An Evanston alderperson has proposed that the city’s property standards inspectors be equipped with body worn cameras — but city staff says the idea appears impractical.

The Administration and Public Works Committee is scheduled to discuss the proposal from Ald. Bobby Burns (5th) on Monday.

A staff memo says some landlords have told Burns they deeply distrust the city’s code enforcement officers.

Evanston police already wear body cams, and Burns suggests that making the inspectors wear them as well — and having their performance subject to review by the Citizens Police Review Committee — would promote public confidence in the professionalism and accountability of the inspectors.

But Interim Community Development Director Sarah Flax says that under state law the inspectors — unlike police — would have to get permission from each person they encounter during an inspection for permission to use the camera.

And she suggests residents may not be willing to have an inspection of their unit filmed, even if the residents aren’t present, because it could be seen as an invasion of privacy.

She adds that staff is concerned that the cameras could create tensions and make inspections seem adversarial and that camera use would take a substantial amount of time and limit the number of inspections performed.

Bill Smith is the editor and publisher of Evanston Now.

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5 Comments

  1. Another hare – brained “proposal” from one of our hare – brained government officials. Do some of these people *ever* think things through before presenting them…!!!???

    1. If a resident did consent to allow a city inspector to make a video recording of their unit, would other departments be permitted to look at it? If the police were to see something which appeared to violate a law, would that give them probable cause to allow them to demand access to the unit?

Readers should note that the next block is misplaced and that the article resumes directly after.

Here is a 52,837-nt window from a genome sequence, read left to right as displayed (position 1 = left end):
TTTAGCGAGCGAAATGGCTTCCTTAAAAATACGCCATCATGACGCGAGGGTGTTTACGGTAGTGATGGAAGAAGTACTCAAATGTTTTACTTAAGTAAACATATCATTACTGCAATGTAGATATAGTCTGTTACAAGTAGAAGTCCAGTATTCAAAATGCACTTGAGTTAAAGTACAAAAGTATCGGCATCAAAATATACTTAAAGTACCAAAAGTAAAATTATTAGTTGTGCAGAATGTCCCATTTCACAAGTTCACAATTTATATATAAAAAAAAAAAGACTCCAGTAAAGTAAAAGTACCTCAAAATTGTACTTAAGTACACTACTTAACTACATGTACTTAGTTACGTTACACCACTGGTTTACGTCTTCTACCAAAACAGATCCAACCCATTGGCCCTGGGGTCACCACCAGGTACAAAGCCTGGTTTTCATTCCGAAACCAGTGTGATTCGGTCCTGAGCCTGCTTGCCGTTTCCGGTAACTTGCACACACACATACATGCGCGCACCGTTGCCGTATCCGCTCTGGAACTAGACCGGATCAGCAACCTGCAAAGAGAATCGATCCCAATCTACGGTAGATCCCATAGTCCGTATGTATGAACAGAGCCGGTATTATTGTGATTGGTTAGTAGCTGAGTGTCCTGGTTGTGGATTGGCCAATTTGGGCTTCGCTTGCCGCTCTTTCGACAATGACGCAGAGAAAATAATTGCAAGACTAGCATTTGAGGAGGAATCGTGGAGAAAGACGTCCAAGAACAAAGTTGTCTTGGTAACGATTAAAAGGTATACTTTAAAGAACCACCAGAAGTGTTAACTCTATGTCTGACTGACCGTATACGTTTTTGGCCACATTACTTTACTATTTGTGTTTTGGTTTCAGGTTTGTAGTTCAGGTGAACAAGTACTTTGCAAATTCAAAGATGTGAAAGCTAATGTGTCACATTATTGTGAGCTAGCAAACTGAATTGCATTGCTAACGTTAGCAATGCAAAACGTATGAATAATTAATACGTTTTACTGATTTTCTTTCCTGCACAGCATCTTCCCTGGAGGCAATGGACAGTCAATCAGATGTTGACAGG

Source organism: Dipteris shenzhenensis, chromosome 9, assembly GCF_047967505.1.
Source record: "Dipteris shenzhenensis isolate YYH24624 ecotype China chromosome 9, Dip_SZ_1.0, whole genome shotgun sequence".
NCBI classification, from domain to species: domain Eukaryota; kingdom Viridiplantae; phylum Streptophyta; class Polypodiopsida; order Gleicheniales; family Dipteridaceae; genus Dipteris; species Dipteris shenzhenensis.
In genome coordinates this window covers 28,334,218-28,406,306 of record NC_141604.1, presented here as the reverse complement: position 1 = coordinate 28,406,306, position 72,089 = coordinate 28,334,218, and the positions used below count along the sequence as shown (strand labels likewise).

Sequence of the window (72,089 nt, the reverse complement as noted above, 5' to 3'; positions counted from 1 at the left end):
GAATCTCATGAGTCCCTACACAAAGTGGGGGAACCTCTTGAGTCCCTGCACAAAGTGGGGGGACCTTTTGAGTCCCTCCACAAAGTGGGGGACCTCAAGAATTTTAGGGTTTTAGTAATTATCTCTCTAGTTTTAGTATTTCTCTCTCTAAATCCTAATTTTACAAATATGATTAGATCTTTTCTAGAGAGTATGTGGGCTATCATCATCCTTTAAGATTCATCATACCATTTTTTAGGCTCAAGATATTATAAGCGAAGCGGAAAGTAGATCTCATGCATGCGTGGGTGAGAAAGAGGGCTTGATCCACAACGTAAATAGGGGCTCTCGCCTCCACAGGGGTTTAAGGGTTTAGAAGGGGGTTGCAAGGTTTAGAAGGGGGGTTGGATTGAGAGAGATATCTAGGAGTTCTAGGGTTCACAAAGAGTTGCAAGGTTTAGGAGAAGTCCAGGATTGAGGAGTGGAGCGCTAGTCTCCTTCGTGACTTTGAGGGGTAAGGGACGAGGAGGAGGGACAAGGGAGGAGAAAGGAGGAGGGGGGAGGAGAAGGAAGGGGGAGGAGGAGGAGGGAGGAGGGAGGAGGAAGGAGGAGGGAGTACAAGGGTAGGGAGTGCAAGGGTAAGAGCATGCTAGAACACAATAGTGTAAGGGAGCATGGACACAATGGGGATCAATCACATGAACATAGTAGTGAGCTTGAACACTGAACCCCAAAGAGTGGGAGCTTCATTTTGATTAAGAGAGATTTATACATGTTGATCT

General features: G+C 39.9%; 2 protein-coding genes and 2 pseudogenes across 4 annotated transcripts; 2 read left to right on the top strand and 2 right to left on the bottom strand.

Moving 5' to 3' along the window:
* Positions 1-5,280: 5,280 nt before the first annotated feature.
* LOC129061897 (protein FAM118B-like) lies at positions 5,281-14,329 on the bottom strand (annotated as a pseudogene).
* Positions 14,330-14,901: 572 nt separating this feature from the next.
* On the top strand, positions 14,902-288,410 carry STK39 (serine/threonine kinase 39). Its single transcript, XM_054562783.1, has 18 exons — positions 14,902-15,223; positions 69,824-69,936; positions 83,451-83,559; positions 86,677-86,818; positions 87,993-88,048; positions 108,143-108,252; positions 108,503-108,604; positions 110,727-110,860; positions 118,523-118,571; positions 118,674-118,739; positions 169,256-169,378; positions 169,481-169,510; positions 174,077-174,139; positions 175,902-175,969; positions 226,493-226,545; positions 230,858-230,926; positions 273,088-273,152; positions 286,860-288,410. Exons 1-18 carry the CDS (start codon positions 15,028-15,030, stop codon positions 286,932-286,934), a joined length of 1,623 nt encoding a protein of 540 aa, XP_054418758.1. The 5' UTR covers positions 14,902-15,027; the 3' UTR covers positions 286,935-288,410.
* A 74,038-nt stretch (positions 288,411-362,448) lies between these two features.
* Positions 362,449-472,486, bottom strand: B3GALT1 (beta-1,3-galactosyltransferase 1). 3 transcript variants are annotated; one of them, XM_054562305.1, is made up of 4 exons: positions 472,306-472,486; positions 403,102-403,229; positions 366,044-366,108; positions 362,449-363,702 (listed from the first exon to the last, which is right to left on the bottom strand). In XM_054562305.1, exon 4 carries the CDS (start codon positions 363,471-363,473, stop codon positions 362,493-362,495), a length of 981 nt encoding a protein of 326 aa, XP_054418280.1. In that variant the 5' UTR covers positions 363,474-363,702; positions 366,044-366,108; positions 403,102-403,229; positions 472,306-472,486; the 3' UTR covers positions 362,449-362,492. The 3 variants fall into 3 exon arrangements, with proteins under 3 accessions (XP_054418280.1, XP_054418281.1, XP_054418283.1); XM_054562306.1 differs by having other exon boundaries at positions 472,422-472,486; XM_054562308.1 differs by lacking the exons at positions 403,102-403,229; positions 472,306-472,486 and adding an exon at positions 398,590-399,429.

I hope someone on the APW check’s that and related questions before they move forward.

  2. Good evening Evanston Now readers. This is Councilmember Burns, the elected official mentioned in the article.

    The policy change that I’m working on, the one I’ve submitted to the City’s referral form that we’re discussing tomorrow, does not mention body worn cameras. Here it is for your review:

    Briefly describe your intended policy change?

    “Adding a section of the code to expand the misconduct complaint process to include code enforcement officers in the parking, property standards and possibly the building divisions.”

    I think the confusion came from another question on the City’s referral form that asks, “How does it relate to or affect other City policies or ordinances?”

    My response pointed out that our body camera policy could change as part of this discussion if the council decided to expand the policy to include all code enforcement officers. I encourage everyone to watch tomorrow’s APW meeting to follow the discussion for yourself. You can watch live or view the replay on YouTube. I’m also happy to talk more by if anyone has additional questions: bburns@cityofevanston.org

    1. Thank you for taking the time to provide the clarification. I will be sure to watch the committee meeting so that I can see first-hand what is going on.

  3. Totally unnecessary idea. There’s definitely many more things Bobby Burns could be working on to help the residents of the 5th ward.

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